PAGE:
The most significant region of 2Hch, as identified by MQM analysis, is located in the distal part of the chromosome 2HchL where no candidate genes were located in this work. The occurrence of this association can be explained by several hypotheses, although they are all very speculative. The simplest one is that other carotenoid genes not considered in this study are located in the distal 2HchL. A second possibility would be that genes for carotenoid esterification are located in this region. A QTL for lutein esters was identified in chromosome 2B [35]. It is flanked by the marker KsuD22 which has been located in the chromosome 2BL by deletion mapping [75]. Esterification is a common mechanism for sequestering carotenoids in plants [80]. Indeed, carotenoids are accumulated in specialized lipoprotein-sequestering structures in the chromoplasts [81] and the apolar compounds of some chromoplasts, such as fibrils, are mainly composed of esterified xanthophylls [81]. H. chilense genome addition in tritordeums produces both high carotenoid content and an increase in lutein esterification [10], and, thus, the presence of genes for differential esterification ability in the 2HchL chromosome might be considered in the future.

The lack of association between the rest of the candidate genes (Dxr, Hdr, Ccd1, bLcy, Pds, Psy2 and Psy3) and YPC in H. chilense suggests at least two possibilities: (1) these genes are not related with YPC variation in the population; (2) they have minor effects which cannot be detected with the current population size. With the results presented in this work it is not possible to discern between these possibilities. While Psy2 and Psy3 are not associated with seed carotenoid content in other grasses (reviewed by [82]) and thus, they may be discarded for further analyses, the rest of the genes might be still useful for durum wheat studies. For instance, Ccd1 copy number is negatively correlated with carotenoid content in maize [83]. It is mapped in the distal part of 5HchS in concordance with QTLs for carotenoid content and YPC in durum wheat [33,84]. Thus, it may be an interesting candidate gene for durum wheat despite the lack of association with YPC in this work.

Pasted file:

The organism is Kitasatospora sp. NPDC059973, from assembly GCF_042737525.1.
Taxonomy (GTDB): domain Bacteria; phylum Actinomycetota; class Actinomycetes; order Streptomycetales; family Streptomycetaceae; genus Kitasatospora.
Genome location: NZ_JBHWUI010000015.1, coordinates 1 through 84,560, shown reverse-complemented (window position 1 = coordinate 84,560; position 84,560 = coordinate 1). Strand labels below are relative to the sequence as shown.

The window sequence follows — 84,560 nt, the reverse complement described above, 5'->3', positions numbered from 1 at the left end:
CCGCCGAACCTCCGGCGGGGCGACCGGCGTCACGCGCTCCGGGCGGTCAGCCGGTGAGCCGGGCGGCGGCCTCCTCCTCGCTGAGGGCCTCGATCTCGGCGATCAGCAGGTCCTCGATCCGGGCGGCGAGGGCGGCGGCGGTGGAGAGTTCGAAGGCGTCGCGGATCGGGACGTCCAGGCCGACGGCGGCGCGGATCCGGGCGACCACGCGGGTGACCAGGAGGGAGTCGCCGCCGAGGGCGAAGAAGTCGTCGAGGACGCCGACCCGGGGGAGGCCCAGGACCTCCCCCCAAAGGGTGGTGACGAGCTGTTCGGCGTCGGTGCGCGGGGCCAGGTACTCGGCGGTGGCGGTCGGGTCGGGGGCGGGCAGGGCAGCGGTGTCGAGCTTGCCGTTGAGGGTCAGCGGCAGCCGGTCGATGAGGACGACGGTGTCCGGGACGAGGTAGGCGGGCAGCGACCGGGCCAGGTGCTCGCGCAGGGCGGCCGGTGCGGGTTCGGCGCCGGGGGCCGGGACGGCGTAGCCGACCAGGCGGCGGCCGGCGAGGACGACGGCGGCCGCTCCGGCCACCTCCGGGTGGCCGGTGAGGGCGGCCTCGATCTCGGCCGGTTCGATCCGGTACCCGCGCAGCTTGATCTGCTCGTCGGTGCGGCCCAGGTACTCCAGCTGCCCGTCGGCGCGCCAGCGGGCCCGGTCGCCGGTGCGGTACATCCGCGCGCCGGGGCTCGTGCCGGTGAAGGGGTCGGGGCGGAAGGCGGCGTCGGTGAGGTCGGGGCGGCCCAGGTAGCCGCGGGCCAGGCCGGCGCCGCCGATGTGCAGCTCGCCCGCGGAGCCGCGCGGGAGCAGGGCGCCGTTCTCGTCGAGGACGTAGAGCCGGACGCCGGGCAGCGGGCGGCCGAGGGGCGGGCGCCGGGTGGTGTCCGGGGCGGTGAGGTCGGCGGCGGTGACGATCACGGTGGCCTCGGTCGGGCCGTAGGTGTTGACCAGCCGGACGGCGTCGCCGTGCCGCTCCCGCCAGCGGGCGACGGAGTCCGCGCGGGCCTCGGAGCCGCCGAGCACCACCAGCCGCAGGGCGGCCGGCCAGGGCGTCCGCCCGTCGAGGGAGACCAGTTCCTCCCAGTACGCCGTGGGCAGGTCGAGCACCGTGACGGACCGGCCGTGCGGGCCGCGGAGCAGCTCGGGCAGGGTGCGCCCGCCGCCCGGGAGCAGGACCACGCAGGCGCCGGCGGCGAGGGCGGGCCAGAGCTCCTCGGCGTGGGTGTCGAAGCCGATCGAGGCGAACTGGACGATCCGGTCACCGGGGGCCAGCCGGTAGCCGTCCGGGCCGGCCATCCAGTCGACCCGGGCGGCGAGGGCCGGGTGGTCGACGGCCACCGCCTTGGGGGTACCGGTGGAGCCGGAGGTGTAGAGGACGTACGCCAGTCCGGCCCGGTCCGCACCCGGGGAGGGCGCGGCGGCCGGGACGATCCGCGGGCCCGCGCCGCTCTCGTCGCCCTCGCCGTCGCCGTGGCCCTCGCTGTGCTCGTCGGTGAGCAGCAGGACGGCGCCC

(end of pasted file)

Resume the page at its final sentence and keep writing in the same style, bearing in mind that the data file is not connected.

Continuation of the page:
Conclusions

The equivalent location of the carotenoid-related genes in H. chilense and barley shows a high level of collinearity between both species, at least for the genes studied in this work. Considering the high synteny among Triticeae species along with the high YPC content of H. chilense and its derived amphiploids (tritordeums), the Hch genome constitutes a valuable tool for YPC and carotenoid content studies in the Triticeae. Indeed, the YPC regions detected in H. chilense showed good agreement with previous findings in wheat. Accordingly, the location of Zds and Ggpps1 within one of these regions around the 2Hch centromere is in concordance with QTL for YPC and carotenoid content in wheat, and suggests that both genes should be considered for durum wheat improvement. In addition, the identification and mapping of the candidate genes in H. chilense will enable further studies to investigate the genetic basis of the high YPC/carotenoid content in tritordeum which could also be extrapolated to durum wheat.

Abbreviations

Dxr: 1-deoxy-D-xylulose 5-phosphate reductoisomerase; Hdr synonym ispH: 4-hydroxy-3-methylbut-2-enyl diphosphate reductase; ACS: Automatic cofactor selection; Hyd3: Beta-carotene hydroxylase 3; Ccd1: Cleavage dioxygenase 1 gene; CAP: Cleaved Amplified Polymorphism; DArT: Diversity Arrays Technology; Ggpps1: Geranyl geranyl pyrophosphate synthase; IM: Interval Mapping; KW: Kruskall-Wallis; b-Lcy: Lycopene beta cyclase; e-Lcy: Lycopene epsilon cyclase; MEP: Methylerythritol phosphate; ML-mapping: Monte Carlo Maximum Likelihood Mapping algorithm; MQM: Multiple QTL Mapping; Pds: Phytoene dehydrogenase; Psy2: Phytoene synthase 2; Psy3: Phytoene synthase 3; Ppo1: Polyphenol oxidase 1 gene; QTL: Quantitative trait locus; RILs: Recombinant Inbred Lines; SNP: Single Nucleotide Polymorphisms; YPC: Yellow pigment content; Zds: Zeta-carotene desaturase.

Competing interests

The authors declare that they have no competing interests.

Authors’ contributions

CR-S and SGA conceived and designed the study. CR-S performed the experiments. SGA performed the QTL analyses. CR-S and SGA analyzed the data and wrote the paper. Both authors have read and approved the final manuscript.

Acknowledgements

This research was supported by grants (to S.G. Atienza) AGL2011-24399 and P09-AGR-4817 from the Ministerio de Economía y Competitividad, Junta de Andalucía and FEDER. We are grateful to E. León and A. Pozo for their technical assistance and to C.M. Avila for the critical review of this manuscript. C. Rodríguez-Suárez acknowledges financial support from CSIC (JAE-Doc program). We acknowledge support of the publication fee by the CSIC Open Access Publication Support Initiative through its Unit of Information Resources for Research (URICI).